Despite the gradual roll-out of COVID-19 vaccines, the pandemic will be with us for at least the next few months and — for many of us — that means we’ll continue to work, study socialize, and consume entertainment from home. And all of that content comes into our homes through a cable, a pair of phone wires or — for those who live where it’s
available — a fiber optic cable.
Services offer different speeds
If you have a choice and are willing and able to pay a premium for higher speed internet, fiber is generally your fastest option followed by cable and then DSL which transmits data via telephone wires. But even DSL is more than fast enough for most households.
Internet speeds are measured in megabits (Mbps) or gigabits (Gbps) per second. A thousand megabytes equals one gigabyte. In general, the higher the speed, the higher the price, but there are exceptions including bundle deals and special offers. The quoted price may not include additional equipment fees and taxes and some of these deals are for a year or two with the prices going up later. If your price has gone up, call to see if they’ll lower it. I’ve had pretty good luck doing that. Also, there are discounts for customers who qualify based on income and other need factors with service typically costing about $10 a month. Comcast’s need-based discount service is called Internet Essentials while AT&T calls its service “Access.”
AT&T’s DSL speed is up to 50 Mbps, which is more than adequate for most households, even if you’re watching video or using video calling services like Zoom. It may not be adequate, however, if multiple people are using video or other high-bandwidth services at the same time.
Comcast offers speeds ranging from 25 Mpbs (also adequate for many households) all the way up to 1000 Mbps (1 Gbps).
With both DSL and cable, the speeds quoted are typically for downloads such as watching a movie on Netflix or downloading content from the web. There is also upload speed, which is typically considerably lower. Upload speed doesn’t matter much for streaming video or web surfing but it could matter a lot if you’re using a video conferencing service, because that requires you to upload video from your PC, phone, or tablet.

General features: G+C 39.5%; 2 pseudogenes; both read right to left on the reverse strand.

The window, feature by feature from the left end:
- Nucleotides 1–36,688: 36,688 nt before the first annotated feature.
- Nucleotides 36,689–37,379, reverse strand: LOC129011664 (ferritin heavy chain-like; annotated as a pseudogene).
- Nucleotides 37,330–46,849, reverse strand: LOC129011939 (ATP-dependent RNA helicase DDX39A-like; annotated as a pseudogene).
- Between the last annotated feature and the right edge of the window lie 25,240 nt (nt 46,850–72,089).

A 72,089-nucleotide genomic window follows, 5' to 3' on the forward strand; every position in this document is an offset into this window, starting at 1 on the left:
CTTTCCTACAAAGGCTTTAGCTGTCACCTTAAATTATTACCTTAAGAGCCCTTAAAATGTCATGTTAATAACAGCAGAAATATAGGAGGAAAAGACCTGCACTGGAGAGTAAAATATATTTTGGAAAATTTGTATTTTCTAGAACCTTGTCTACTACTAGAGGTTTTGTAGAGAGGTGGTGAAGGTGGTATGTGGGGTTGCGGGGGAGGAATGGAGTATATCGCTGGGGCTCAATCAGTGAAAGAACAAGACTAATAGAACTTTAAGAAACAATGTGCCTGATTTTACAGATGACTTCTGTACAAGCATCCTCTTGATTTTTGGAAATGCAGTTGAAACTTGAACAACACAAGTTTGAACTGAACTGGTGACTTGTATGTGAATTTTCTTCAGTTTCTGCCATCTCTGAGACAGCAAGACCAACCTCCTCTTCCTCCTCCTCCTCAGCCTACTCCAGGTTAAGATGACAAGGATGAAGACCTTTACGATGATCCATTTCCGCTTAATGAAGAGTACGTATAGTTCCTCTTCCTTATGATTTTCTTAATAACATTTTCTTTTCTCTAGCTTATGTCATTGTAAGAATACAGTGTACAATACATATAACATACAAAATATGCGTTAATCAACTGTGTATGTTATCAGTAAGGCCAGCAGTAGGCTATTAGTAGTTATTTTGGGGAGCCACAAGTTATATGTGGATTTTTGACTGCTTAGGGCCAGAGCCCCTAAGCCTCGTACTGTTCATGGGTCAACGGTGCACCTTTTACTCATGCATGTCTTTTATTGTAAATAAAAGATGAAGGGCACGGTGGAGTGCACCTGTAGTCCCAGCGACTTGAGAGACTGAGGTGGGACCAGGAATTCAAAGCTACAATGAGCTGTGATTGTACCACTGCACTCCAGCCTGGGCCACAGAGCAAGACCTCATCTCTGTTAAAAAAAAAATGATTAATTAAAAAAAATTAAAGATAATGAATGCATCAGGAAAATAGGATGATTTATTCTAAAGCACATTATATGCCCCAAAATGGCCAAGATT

AT&T offers fiber service in select areas only. You can see if it’s offered where you live by searching for “AT&T fiber.” One advantage of fiber is that the upload and download speeds are the same. So, for $35 a month you get 100 Mbps in both directions, $45 buys you 300 Mbps while $60 gets you a gigabit. Unfortunately, it’s not available where I live so I haven’t tried it.
After the first stay-at-home order, I upgraded my Comcast service to 1 gigabit because I’m frequently on live TV and that faster service also includes faster upload speeds, which can improve my broadcast quality. Frankly, it’s overkill even for my needs, but the price difference wasn’t all that much over what I had before. If you do upgrade your internet speed, check to see if you also need to upgrade any of your equipment. I had to buy a new cable modem and a new router because my old equipment couldn’t handle a gigabit.
Your speed will vary
With any service, your speeds will vary depending upon multiple circumstances including network congestion, the performance of the server or site you’re connected to, equipment issues and even the condition of the wires coming into your home. WiFi connections are almost always slower than hardwiring your PC to the internet router or gateway and are typically slower the farther you are from the router or gateway, especially if the signal has to go through walls or floors. Even though I pay for 1,000 megabits, I rarely get more than 800 Mbps and it’s sometimes even slower, especially during peak times when my neighbors are also using their cable internet because cable speeds are affected by other nearby users. WiFi can be much slower. My internet-connected TV, which is several rooms away from my router, gets only about 70 Mbps from its WiFi connection which is more than fast enough but considerably slower due to its distance from the source of the WiFi signal.